Wednesday | 30 June 2021 | 16:00 GMT +8
Democracies around the world are under stress, from external as well external factors. Until the millennium, it was hoped that liberal democracy combined with the market economy would gradually prevail and eventually transform countries. However, the economic and sociopolitical performance of democracy has been challenged by right wing figures. Old democracies have lost prestige also as a result of their own handling of the various global crises (financial crisis, climate change, and identity politics) of recent years. Powerful counter-movements have emerged and with them a new kind of systemic competition for influence and power. Social democracy is challenged by these developments since the core of its foundation is embattled: the working class and its needs. Its future depends largely on the extent to which it can adequately respond to the needs and demands in the areas of democracy and social justice and reinvent itself in the process.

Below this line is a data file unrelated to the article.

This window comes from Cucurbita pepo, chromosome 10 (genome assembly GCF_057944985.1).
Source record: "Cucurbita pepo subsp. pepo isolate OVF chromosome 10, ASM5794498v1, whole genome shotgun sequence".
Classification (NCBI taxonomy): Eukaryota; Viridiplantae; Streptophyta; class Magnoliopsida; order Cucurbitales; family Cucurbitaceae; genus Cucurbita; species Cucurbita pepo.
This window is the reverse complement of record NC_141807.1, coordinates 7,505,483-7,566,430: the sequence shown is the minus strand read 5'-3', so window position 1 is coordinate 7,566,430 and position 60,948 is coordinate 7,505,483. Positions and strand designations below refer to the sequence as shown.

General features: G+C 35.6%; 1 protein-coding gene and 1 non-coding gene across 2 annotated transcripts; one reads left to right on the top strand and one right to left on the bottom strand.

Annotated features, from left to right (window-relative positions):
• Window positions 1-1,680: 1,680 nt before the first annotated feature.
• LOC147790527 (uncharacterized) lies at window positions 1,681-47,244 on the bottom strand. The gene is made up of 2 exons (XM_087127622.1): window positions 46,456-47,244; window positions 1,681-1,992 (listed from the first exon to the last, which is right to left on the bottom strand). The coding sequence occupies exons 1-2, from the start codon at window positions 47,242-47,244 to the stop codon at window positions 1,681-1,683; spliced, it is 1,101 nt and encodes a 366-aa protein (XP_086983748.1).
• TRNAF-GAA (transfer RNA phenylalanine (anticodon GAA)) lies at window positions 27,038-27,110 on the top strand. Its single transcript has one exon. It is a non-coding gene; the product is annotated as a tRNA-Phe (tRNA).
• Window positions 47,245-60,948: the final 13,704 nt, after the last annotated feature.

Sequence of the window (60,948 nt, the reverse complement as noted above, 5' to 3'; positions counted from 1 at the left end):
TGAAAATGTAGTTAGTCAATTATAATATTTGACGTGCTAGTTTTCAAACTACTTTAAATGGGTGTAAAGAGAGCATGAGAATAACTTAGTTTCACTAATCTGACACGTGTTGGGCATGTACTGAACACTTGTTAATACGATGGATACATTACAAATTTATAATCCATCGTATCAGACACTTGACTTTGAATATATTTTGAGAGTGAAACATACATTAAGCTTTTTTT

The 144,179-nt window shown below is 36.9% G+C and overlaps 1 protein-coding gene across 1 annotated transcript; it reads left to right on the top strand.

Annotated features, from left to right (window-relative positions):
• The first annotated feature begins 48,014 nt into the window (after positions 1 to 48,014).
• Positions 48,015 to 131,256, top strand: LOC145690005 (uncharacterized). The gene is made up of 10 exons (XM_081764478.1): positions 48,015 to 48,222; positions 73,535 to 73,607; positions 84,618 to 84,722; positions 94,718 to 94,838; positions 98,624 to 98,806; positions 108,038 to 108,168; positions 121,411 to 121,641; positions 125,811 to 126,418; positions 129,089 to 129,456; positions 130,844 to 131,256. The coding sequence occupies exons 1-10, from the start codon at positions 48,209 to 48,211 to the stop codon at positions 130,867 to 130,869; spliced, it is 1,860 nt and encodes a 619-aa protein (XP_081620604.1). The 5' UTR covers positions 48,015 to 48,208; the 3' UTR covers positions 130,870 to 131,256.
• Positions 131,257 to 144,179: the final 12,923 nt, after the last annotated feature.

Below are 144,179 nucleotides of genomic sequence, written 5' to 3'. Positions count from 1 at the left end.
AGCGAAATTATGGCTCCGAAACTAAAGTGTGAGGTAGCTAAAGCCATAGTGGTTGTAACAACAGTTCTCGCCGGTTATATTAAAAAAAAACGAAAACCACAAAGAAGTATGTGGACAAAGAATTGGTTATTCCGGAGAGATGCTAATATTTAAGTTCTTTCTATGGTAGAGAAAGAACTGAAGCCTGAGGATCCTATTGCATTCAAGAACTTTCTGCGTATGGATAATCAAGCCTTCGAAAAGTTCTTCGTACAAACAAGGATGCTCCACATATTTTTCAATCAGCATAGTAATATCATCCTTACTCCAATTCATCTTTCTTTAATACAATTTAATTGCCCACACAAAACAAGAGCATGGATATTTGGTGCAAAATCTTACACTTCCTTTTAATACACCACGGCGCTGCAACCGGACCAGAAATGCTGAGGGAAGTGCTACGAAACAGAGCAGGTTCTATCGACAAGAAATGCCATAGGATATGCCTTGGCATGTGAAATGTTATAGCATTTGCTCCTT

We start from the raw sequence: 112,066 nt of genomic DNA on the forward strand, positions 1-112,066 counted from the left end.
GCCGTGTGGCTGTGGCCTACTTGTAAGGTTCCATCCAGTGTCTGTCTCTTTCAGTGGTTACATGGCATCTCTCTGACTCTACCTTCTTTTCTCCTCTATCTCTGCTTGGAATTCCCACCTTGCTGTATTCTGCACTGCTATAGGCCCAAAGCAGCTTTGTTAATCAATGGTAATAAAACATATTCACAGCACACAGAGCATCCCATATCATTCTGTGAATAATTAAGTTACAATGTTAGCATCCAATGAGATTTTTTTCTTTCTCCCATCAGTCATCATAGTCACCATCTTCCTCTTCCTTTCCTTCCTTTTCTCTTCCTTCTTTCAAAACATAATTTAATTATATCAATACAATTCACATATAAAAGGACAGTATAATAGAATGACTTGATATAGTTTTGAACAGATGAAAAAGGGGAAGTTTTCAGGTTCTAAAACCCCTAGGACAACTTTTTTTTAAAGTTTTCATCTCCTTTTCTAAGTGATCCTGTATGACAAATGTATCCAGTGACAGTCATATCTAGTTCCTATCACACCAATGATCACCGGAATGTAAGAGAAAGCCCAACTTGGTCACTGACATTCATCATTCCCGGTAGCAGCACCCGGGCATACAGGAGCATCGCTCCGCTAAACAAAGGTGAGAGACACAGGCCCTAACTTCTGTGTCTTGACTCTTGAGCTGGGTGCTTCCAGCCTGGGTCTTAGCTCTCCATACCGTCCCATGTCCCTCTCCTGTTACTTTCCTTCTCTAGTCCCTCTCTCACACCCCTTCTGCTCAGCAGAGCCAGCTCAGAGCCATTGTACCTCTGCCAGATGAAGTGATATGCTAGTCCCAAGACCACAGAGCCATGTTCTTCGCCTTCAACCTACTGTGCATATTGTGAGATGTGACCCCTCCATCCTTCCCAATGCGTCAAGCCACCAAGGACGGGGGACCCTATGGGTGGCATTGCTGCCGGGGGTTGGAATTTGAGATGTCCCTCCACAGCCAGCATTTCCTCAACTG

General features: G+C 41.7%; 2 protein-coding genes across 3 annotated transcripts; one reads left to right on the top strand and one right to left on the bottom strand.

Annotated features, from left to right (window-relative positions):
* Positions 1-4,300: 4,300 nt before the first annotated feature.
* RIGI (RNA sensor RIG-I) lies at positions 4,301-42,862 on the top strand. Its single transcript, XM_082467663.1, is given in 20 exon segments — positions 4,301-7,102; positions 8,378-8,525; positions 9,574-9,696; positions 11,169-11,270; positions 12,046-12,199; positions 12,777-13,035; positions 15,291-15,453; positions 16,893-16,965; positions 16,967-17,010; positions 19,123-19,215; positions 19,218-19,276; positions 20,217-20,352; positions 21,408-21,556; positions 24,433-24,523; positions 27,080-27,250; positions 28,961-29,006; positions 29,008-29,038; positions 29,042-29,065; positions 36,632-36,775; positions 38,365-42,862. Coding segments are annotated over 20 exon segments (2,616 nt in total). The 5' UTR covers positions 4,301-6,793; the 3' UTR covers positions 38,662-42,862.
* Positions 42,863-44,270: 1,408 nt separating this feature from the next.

New forms of control have emerged in authoritarian and semi-authoritarian regimes: Political elites have learned to adjust themselves as democratic facades embedded in neoliberalism, therefore acquiring access to global financial markets. But the withdrawal of the state and the privatization of public goods have led to diminishing social inequalities and less social cohesion. Places of public debate, where different income groups and identities reach a sociopolitical consensus in an exchange of arguments, are visibly shrinking into “echo chambers” – itself a threat to real debate. The population's distrust towards state institutions in general as well as declining involvement in political parties and unions are a proof of the same symptom.
In the face of the coronacrisis, however, there is a positive outlook on the "return of the political," at least the revalorization of the state over market mechanisms, enabling renegotiations of numerous areas of coexistence and public policy i